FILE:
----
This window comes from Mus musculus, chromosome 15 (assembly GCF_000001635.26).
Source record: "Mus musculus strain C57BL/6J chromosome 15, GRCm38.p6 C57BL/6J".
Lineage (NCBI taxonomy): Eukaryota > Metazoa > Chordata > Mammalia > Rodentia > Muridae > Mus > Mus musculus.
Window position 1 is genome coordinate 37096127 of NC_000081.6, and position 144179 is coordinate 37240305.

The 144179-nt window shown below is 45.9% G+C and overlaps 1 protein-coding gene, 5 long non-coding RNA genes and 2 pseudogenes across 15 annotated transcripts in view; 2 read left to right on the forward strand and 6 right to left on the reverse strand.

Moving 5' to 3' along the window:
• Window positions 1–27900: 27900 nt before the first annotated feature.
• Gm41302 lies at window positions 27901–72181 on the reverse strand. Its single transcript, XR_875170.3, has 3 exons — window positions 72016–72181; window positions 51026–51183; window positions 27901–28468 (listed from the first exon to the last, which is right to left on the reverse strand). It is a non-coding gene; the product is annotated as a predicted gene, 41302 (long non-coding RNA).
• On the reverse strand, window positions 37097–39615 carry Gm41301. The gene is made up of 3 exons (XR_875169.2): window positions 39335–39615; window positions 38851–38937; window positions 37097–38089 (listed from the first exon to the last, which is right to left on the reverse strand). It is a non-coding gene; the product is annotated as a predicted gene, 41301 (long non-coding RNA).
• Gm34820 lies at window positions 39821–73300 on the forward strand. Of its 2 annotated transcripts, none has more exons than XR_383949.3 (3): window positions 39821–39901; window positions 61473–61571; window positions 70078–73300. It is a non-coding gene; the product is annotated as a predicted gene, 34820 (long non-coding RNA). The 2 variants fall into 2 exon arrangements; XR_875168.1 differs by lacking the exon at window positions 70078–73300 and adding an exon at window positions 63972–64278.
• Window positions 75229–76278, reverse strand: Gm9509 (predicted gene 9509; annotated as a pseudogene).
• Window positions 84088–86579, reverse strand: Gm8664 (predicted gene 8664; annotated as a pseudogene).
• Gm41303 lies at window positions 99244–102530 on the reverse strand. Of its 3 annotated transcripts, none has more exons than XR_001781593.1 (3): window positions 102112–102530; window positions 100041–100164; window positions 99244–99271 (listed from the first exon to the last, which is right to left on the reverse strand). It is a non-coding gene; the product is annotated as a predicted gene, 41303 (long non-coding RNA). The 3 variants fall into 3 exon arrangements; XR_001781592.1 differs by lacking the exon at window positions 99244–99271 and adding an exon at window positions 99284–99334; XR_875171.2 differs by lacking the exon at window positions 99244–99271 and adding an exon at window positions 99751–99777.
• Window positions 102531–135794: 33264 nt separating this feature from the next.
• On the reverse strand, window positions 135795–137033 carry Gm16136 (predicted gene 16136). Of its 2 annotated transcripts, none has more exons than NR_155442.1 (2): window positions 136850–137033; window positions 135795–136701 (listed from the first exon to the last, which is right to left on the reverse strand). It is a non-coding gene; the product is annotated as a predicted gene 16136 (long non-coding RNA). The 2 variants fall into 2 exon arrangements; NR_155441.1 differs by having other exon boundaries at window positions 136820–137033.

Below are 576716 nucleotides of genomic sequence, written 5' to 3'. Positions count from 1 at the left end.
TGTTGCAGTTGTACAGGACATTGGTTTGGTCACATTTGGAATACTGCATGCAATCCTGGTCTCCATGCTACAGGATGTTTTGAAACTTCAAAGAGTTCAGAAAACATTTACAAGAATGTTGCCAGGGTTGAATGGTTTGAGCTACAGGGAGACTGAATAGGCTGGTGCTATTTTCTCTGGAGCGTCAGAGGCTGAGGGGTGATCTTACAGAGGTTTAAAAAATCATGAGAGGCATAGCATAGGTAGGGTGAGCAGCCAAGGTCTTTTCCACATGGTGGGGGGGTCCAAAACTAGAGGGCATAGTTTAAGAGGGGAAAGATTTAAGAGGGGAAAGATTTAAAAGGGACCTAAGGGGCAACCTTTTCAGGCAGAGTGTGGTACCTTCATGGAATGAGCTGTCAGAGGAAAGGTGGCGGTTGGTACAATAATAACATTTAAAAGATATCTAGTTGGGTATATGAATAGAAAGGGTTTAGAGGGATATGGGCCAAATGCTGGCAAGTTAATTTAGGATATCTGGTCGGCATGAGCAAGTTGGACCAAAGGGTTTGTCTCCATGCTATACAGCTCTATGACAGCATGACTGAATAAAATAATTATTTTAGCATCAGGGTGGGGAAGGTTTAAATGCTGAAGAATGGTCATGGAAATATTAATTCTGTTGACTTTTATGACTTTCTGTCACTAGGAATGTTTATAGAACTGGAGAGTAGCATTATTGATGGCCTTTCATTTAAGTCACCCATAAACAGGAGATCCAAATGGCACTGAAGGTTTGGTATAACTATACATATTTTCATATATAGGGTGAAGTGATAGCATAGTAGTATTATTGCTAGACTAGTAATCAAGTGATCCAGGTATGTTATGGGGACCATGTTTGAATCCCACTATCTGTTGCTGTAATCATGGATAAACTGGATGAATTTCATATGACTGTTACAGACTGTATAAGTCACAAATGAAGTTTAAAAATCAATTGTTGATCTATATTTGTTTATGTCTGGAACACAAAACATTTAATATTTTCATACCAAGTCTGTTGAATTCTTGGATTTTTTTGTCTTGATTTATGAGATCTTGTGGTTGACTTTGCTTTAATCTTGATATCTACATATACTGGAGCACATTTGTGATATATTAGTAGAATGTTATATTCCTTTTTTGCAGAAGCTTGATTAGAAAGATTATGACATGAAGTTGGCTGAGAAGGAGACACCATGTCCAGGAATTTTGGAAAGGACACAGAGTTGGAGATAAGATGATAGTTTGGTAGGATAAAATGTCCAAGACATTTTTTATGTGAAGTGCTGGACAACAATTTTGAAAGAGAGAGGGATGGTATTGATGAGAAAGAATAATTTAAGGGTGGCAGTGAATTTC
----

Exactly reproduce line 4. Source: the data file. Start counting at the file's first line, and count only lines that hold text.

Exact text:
Window position 1 is genome coordinate 37096127 of NC_000081.6, and position 144179 is coordinate 37240305.